While most flights are in the length category of two to four hours there is a wide variety with over 25% of flight seats in the 0-2 hour range and over 10% in the 10 to fourteen hour categories. This variety must have an impact into the operational capability of the airport.  

Havana José Martí International Airport, seats by length of flight, 04-Apr-2016 to 10-Apr-2016


This wide range, together with the conglomeration of frequencies, is emphasised in the following chart of the number of weekly frequencies vs. flight time in hours.

Havana José Martí International Airport frequencies (04-Apr-2016 to 10-Apr-2016)

On the question of operational capability, the following chart of arrival and departure seat availability by hour indicates that (a) there is a three hour early morning time bank where there are no services, (b) the three hour period 0600-0900 is heavily skewed in favour of departing services and (c) other periods, mainly in the early afternoon, are skewed in favour of arriving services.  

The chart relates to a typical day, Monday, in April. There is a small amount of variation by day but it is not significant.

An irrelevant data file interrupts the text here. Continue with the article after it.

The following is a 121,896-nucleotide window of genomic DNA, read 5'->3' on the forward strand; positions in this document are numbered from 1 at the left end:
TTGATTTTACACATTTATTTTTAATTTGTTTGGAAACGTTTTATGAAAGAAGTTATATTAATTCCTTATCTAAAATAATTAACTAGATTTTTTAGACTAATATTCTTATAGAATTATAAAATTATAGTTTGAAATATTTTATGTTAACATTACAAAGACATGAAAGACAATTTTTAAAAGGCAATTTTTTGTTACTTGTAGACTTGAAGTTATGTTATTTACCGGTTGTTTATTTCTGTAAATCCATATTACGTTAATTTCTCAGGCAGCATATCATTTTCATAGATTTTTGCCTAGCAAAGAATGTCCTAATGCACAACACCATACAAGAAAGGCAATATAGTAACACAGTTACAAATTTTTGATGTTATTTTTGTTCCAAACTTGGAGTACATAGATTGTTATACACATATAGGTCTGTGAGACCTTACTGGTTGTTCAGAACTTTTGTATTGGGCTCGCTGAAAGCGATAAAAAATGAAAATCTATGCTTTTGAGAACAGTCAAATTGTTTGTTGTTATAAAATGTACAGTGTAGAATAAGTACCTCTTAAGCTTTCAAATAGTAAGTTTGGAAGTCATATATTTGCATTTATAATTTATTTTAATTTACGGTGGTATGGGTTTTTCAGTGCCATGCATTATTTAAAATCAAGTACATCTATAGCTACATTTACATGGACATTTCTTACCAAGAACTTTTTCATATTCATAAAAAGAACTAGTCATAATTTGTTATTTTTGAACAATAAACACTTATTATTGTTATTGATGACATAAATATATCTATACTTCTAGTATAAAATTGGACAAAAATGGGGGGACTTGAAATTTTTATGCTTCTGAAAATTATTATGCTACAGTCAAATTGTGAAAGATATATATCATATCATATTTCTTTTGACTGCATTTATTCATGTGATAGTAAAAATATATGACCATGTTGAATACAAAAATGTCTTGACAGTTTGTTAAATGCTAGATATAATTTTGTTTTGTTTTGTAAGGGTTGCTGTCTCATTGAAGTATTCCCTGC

Havana José Martí International Airport, seats per hour, typical day, Monday 04-Apr--2016 (all airlines, total system, all terminals, all origins and destinations)

Cargo – two European countries have over 40% of all capacity  

All of HJMIA’s cargo is carried in the belly hold of passenger aircraft and exactly 95% of volume capacity is international.  

As with passenger capacity, cargo volume capacity is expected to decrease overall in 2016; see the chart below.  

Havana José Martí International Airport cargo payload (kg) capacity year-on-year, system-wide

Conversely, volume – as with passenger seats – did increase over 2015 in the first four months of 2016, although the rate of growth has since stalled. 

Havana José Martí International Airport, cargo payload, system wide, per week, 2014-2016 

The largest market potential (by capacity) is Western Europe, and by a margin of almost three times that of second-placed Central America. Individually, France is the largest presence by volume capacity, followed by Spain, Panama and the Russian Federation, in that order.

Havana José Martí International Airport international capacity cargo payload, total system, by country, 04-Apr-2016 to 10-Apr-2016